September 23, 2020

Why do hurricanes get more intense? The clues lie in these huge Caribbean currents

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By JENNY STALETOVICH  From Herald

Massive ocean eddies rolling across the may contain a hidden layer that fuels hurricanes, according to a new University of Miami study that for the first time documents the phenomenon.

The discovery, by a doctoral student at the Rosenstiel School of Marine and Atmospheric Science and published in the Journal of Geophysical Research last month, has the potential to help improve one of the trickiest features in hurricane forecasting:projecting a storm’s intensity.

Oceanographers have long known eddies influence hurricanes. Every six months or so, the Loop Current flowing into the Gulf of Mexico off the Yucatán cuts off to form an eddy that drifts into Texas. The eddies contain warm cores that can strengthen hurricanes feeding off warm water.

A current carrying warm water north off the coast of South America creates similar eddies in the open ocean. But little research has been done on how they affect hurricanes or whether they influence the kind of rapid intensification that last year fired up Hurricane Matthew, with its sustained winds increasing by about 83 mph in less than 24 hours to become a powerful Category 5 storm packing 160 mph winds. The storm left hundreds dead in Haiti, skirted the Florida coast and caused massive flooding and nearly 50 more deaths in the Southeastern United States.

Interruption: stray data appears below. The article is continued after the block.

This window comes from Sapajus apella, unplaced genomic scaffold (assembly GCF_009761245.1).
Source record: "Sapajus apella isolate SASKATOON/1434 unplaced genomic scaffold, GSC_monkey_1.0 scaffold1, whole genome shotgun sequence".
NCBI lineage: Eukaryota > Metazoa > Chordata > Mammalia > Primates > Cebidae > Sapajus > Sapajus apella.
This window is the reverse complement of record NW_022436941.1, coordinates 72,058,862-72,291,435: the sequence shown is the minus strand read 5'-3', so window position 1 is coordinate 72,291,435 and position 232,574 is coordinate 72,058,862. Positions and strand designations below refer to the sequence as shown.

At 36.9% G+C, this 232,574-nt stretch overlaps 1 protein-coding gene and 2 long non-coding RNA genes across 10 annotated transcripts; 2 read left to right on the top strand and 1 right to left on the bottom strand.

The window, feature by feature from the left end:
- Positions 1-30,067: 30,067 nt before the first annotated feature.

used satellite imagery to identify one Caribbean eddy south of Haiti in September 2014, then designed an experiment that focused on the surface waters down to 165 feet — the zone that interacts with hurricanes. In a single day, she and a National Oceanic and Atmospheric Administration flight crew flew over the 125-mile-wide eddy and dropped 55 sensors to measure temperature, salinity, density and other variables.

What they discovered was surprising, and a first.

IMAGES:

Johna Rudzin, a University of Miami student and lead author on a study in the Journal of Geophysical Research, prepares a sensor to drop in a massive ocean eddy. Her research found ocean eddies may contain a layer that prevents waters from mixing, fueling hurricane intensity. Courtesy of University of Miami

Eddies exist across the world’s oceans and can help fuel hurricanes. A new University of Miami study found that some in the Caribbean may contain a barrier, created when rivers dump massive plumes of freshwater into the ocean and prevent deeper cooler water from mixing with warm surface waters. NASA

 

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